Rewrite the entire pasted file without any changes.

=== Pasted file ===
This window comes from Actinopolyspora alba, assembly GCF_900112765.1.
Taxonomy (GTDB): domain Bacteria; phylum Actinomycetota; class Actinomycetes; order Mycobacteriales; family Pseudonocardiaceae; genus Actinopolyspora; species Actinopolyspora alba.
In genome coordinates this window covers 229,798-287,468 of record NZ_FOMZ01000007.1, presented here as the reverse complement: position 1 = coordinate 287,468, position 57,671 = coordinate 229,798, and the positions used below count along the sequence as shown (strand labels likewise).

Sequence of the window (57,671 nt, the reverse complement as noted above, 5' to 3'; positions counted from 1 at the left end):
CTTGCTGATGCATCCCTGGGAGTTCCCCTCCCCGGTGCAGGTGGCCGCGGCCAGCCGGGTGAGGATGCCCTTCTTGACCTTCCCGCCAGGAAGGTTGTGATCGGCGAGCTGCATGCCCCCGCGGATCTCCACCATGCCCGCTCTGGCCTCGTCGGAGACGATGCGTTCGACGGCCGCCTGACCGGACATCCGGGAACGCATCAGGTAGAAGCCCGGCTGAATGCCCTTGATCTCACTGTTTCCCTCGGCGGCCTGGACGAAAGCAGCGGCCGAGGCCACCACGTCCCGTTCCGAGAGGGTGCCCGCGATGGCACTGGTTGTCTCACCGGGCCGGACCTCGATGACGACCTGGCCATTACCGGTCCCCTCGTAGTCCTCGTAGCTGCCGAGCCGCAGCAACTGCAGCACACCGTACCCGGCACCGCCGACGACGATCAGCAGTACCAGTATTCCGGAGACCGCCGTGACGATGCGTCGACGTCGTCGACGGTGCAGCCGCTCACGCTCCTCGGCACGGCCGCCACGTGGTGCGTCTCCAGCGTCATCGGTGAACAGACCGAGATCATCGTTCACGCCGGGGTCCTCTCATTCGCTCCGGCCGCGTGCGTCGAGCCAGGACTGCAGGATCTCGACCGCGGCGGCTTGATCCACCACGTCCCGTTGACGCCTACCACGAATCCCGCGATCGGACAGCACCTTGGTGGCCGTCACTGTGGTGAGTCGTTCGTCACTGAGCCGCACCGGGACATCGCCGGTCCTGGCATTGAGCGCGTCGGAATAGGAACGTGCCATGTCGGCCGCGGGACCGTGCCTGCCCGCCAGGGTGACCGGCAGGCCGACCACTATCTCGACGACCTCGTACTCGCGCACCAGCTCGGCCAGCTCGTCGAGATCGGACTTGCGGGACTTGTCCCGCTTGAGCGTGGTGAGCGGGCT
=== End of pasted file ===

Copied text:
This window comes from Actinopolyspora alba, assembly GCF_900112765.1.
Taxonomy (GTDB): domain Bacteria; phylum Actinomycetota; class Actinomycetes; order Mycobacteriales; family Pseudonocardiaceae; genus Actinopolyspora; species Actinopolyspora alba.
In genome coordinates this window covers 229,798-287,468 of record NZ_FOMZ01000007.1, presented here as the reverse complement: position 1 = coordinate 287,468, position 57,671 = coordinate 229,798, and the positions used below count along the sequence as shown (strand labels likewise).

Sequence of the window (57,671 nt, the reverse complement as noted above, 5' to 3'; positions counted from 1 at the left end):
CTTGCTGATGCATCCCTGGGAGTTCCCCTCCCCGGTGCAGGTGGCCGCGGCCAGCCGGGTGAGGATGCCCTTCTTGACCTTCCCGCCAGGAAGGTTGTGATCGGCGAGCTGCATGCCCCCGCGGATCTCCACCATGCCCGCTCTGGCCTCGTCGGAGACGATGCGTTCGACGGCCGCCTGACCGGACATCCGGGAACGCATCAGGTAGAAGCCCGGCTGAATGCCCTTGATCTCACTGTTTCCCTCGGCGGCCTGGACGAAAGCAGCGGCCGAGGCCACCACGTCCCGTTCCGAGAGGGTGCCCGCGATGGCACTGGTTGTCTCACCGGGCCGGACCTCGATGACGACCTGGCCATTACCGGTCCCCTCGTAGTCCTCGTAGCTGCCGAGCCGCAGCAACTGCAGCACACCGTACCCGGCACCGCCGACGACGATCAGCAGTACCAGTATTCCGGAGACCGCCGTGACGATGCGTCGACGTCGTCGACGGTGCAGCCGCTCACGCTCCTCGGCACGGCCGCCACGTGGTGCGTCTCCAGCGTCATCGGTGAACAGACCGAGATCATCGTTCACGCCGGGGTCCTCTCATTCGCTCCGGCCGCGTGCGTCGAGCCAGGACTGCAGGATCTCGACCGCGGCGGCTTGATCCACCACGTCCCGTTGACGCCTACCACGAATCCCGCGATCGGACAGCACCTTGGTGGCCGTCACTGTGGTGAGTCGTTCGTCACTGAGCCGCACCGGGACATCGCCGGTCCTGGCATTGAGCGCGTCGGAATAGGAACGTGCCATGTCGGCCGCGGGACCGTGCCTGCCCGCCAGGGTGACCGGCAGGCCGACCACTATCTCGACGACCTCGTACTCGCGCACCAGCTCGGCCAGCTCGTCGAGATCGGACTTGCGGGACTTGTCCCGCTTGAGCGTGGTGAGCGGGCT